“In this world of tensions, conflicts and extremism, Singaporeans cannot take our Social Cohesion for granted.” – Pastor How
In recent years, it has been increasingly important to not isolate or insulate ourselves from our neighbours because of differences in origin or faith. Instead, we must deliberately build a relationship of trust and cooperation, forging a shared identity. The previous generation painstakingly worked on building a Singaporean society where it should not matter what race or religion you belong to, but one where everyone can benefit from and work towards the common good. Read all about the Commitment to Safeguard Religious Harmony in this article by The Straits Times. Artboard 1 CHANNEL NEWSASIA: Religious organisations say interfaith work helps to safeguard Singapore’s harmony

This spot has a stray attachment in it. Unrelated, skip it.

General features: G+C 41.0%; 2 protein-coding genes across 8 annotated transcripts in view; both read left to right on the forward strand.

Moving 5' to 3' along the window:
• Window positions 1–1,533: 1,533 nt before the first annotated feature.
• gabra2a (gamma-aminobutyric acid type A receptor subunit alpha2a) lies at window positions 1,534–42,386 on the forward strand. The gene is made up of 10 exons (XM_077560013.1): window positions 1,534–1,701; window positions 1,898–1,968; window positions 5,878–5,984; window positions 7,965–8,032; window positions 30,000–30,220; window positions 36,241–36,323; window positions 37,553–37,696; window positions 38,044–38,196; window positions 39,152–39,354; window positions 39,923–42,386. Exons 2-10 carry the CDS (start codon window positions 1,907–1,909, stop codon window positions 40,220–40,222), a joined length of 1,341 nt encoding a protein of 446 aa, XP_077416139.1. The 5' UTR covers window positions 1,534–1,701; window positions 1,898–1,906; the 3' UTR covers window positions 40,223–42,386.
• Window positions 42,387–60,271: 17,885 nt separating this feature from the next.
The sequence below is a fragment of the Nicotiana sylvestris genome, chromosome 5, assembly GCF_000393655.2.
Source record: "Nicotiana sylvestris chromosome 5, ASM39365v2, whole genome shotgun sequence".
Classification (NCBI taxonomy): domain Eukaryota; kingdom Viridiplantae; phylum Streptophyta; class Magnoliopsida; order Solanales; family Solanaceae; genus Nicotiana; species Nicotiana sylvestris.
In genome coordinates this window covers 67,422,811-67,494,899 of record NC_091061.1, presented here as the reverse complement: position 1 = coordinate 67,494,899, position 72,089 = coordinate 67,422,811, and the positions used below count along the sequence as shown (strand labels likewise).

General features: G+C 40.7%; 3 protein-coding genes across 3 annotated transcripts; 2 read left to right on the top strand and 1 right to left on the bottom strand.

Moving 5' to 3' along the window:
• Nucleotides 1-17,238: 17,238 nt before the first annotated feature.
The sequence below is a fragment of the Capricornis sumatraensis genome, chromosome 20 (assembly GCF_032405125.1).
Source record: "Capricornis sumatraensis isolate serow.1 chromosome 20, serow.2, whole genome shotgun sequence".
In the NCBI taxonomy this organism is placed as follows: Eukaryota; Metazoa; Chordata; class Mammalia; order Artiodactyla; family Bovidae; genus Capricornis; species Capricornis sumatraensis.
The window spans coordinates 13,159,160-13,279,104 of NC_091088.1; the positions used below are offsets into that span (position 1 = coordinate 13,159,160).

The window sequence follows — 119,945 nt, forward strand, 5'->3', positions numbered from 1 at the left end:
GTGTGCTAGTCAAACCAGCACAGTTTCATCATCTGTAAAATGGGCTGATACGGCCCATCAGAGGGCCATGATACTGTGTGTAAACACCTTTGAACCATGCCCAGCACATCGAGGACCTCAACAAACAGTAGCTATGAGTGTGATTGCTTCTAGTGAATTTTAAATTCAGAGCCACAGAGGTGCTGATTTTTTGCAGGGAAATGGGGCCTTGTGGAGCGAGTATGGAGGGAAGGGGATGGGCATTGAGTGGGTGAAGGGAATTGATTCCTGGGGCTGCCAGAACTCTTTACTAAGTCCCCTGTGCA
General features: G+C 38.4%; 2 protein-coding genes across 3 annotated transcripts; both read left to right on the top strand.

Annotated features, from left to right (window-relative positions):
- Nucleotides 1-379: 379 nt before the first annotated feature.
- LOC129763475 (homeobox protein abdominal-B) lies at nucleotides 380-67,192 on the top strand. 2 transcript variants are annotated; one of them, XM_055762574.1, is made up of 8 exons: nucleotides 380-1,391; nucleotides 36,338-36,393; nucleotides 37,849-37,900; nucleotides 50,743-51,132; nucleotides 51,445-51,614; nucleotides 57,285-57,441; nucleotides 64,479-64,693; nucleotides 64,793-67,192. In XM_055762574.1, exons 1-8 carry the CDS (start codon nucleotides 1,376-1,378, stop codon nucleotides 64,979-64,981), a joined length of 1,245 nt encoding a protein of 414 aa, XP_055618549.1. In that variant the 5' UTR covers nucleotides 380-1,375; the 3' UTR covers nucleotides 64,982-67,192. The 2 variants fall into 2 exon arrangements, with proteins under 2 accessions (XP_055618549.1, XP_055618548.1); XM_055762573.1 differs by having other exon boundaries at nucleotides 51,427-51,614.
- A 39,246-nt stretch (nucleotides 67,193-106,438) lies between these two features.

Religious organisations in Singapore say one important way to safeguard peace and harmony is by collaborating with other faiths. For example, a tuition class at Khalid Mosque in Joo Chiat is a collaboration between the mosque and the Heart of God Church in Eunos. They’ve been working together for nearly four years to provide tuition for secondary school students who need academic support. As a church, we can play our part by building bridges, and not walls. We accelerated our efforts in this when we launched a series of joint community programmes with our neighbours, Khalid Mosque and Geylang United Temple, under the guidance of the Inter-Racial and Religious Confidence Circle (IRCC) and Ministry of Culture, Community and Youth (MCCY). This partnership has grown to include other organisations and we will continue to collaborate with them to benefit the wider community. Together with our nation and 250 other religious organisations, we echo the announcement of the Commitment to Safeguard Religious Harmony. We could not be prouder that this took place in Singapore, where social cohesion, undergirded by religious and racial harmony, is paramount.

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